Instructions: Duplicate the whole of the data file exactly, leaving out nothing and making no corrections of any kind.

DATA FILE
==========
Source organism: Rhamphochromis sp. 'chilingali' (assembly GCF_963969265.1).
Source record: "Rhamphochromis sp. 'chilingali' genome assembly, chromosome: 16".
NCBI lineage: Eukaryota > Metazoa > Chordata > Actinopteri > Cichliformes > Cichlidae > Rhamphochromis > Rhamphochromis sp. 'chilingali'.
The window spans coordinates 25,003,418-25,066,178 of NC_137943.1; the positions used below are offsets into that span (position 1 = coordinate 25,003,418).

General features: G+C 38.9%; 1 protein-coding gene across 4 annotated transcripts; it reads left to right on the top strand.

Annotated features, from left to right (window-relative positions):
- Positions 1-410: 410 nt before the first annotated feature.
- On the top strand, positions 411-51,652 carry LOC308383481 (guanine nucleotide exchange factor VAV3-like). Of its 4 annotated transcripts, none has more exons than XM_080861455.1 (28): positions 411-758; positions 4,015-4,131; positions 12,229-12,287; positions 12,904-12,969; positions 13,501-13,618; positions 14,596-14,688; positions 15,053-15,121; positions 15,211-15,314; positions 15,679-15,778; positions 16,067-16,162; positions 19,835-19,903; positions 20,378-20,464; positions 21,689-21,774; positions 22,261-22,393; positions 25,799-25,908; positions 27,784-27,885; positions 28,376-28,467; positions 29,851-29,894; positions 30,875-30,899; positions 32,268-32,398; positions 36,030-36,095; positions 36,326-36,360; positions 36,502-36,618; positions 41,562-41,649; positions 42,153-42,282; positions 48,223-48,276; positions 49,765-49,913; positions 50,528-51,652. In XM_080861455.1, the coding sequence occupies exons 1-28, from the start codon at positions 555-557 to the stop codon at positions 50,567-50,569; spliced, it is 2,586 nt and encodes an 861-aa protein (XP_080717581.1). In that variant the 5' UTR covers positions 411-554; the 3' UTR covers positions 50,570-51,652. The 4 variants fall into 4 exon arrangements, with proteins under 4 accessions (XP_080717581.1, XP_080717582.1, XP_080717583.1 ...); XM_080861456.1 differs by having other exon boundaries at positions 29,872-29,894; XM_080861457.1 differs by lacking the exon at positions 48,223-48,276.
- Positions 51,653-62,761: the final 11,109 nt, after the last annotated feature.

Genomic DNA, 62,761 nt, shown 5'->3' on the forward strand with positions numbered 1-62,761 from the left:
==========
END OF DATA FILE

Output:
Source organism: Rhamphochromis sp. 'chilingali' (assembly GCF_963969265.1).
Source record: "Rhamphochromis sp. 'chilingali' genome assembly, chromosome: 16".
NCBI lineage: Eukaryota > Metazoa > Chordata > Actinopteri > Cichliformes > Cichlidae > Rhamphochromis > Rhamphochromis sp. 'chilingali'.
The window spans coordinates 25,003,418-25,066,178 of NC_137943.1; the positions used below are offsets into that span (position 1 = coordinate 25,003,418).

General features: G+C 38.9%; 1 protein-coding gene across 4 annotated transcripts; it reads left to right on the top strand.

Annotated features, from left to right (window-relative positions):
- Positions 1-410: 410 nt before the first annotated feature.
- On the top strand, positions 411-51,652 carry LOC308383481 (guanine nucleotide exchange factor VAV3-like). Of its 4 annotated transcripts, none has more exons than XM_080861455.1 (28): positions 411-758; positions 4,015-4,131; positions 12,229-12,287; positions 12,904-12,969; positions 13,501-13,618; positions 14,596-14,688; positions 15,053-15,121; positions 15,211-15,314; positions 15,679-15,778; positions 16,067-16,162; positions 19,835-19,903; positions 20,378-20,464; positions 21,689-21,774; positions 22,261-22,393; positions 25,799-25,908; positions 27,784-27,885; positions 28,376-28,467; positions 29,851-29,894; positions 30,875-30,899; positions 32,268-32,398; positions 36,030-36,095; positions 36,326-36,360; positions 36,502-36,618; positions 41,562-41,649; positions 42,153-42,282; positions 48,223-48,276; positions 49,765-49,913; positions 50,528-51,652. In XM_080861455.1, the coding sequence occupies exons 1-28, from the start codon at positions 555-557 to the stop codon at positions 50,567-50,569; spliced, it is 2,586 nt and encodes an 861-aa protein (XP_080717581.1). In that variant the 5' UTR covers positions 411-554; the 3' UTR covers positions 50,570-51,652. The 4 variants fall into 4 exon arrangements, with proteins under 4 accessions (XP_080717581.1, XP_080717582.1, XP_080717583.1 ...); XM_080861456.1 differs by having other exon boundaries at positions 29,872-29,894; XM_080861457.1 differs by lacking the exon at positions 48,223-48,276.
- Positions 51,653-62,761: the final 11,109 nt, after the last annotated feature.

Genomic DNA, 62,761 nt, shown 5'->3' on the forward strand with positions numbered 1-62,761 from the left: